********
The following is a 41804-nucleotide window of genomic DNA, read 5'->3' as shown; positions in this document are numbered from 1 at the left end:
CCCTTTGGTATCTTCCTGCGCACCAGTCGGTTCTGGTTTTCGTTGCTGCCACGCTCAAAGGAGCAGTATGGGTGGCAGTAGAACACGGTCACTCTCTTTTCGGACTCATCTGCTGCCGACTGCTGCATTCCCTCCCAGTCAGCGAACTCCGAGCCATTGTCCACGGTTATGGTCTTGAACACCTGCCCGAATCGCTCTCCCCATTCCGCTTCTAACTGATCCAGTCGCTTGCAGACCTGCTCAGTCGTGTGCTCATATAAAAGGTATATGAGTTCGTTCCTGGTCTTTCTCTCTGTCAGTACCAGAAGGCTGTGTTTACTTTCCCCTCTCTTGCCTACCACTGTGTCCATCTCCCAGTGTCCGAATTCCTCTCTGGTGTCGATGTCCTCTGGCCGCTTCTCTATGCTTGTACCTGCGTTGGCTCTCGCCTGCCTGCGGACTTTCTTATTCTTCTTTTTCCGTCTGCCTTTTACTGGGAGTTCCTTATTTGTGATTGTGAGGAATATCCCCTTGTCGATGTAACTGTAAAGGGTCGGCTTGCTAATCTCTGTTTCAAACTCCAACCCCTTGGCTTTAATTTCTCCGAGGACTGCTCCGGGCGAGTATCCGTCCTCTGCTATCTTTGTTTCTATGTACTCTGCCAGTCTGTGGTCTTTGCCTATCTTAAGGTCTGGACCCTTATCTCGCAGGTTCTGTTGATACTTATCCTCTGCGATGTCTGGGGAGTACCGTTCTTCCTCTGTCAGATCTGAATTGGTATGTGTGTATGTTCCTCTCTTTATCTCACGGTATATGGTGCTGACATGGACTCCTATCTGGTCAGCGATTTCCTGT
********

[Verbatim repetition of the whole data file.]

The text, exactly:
The following is a 41804-nucleotide window of genomic DNA, read 5'->3' as shown; positions in this document are numbered from 1 at the left end:
CCCTTTGGTATCTTCCTGCGCACCAGTCGGTTCTGGTTTTCGTTGCTGCCACGCTCAAAGGAGCAGTATGGGTGGCAGTAGAACACGGTCACTCTCTTTTCGGACTCATCTGCTGCCGACTGCTGCATTCCCTCCCAGTCAGCGAACTCCGAGCCATTGTCCACGGTTATGGTCTTGAACACCTGCCCGAATCGCTCTCCCCATTCCGCTTCTAACTGATCCAGTCGCTTGCAGACCTGCTCAGTCGTGTGCTCATATAAAAGGTATATGAGTTCGTTCCTGGTCTTTCTCTCTGTCAGTACCAGAAGGCTGTGTTTACTTTCCCCTCTCTTGCCTACCACTGTGTCCATCTCCCAGTGTCCGAATTCCTCTCTGGTGTCGATGTCCTCTGGCCGCTTCTCTATGCTTGTACCTGCGTTGGCTCTCGCCTGCCTGCGGACTTTCTTATTCTTCTTTTTCCGTCTGCCTTTTACTGGGAGTTCCTTATTTGTGATTGTGAGGAATATCCCCTTGTCGATGTAACTGTAAAGGGTCGGCTTGCTAATCTCTGTTTCAAACTCCAACCCCTTGGCTTTAATTTCTCCGAGGACTGCTCCGGGCGAGTATCCGTCCTCTGCTATCTTTGTTTCTATGTACTCTGCCAGTCTGTGGTCTTTGCCTATCTTAAGGTCTGGACCCTTATCTCGCAGGTTCTGTTGATACTTATCCTCTGCGATGTCTGGGGAGTACCGTTCTTCCTCTGTCAGATCTGAATTGGTATGTGTGTATGTTCCTCTCTTTATCTCACGGTATATGGTGCTGACATGGACTCCTATCTGGTCAGCGATTTCCTGT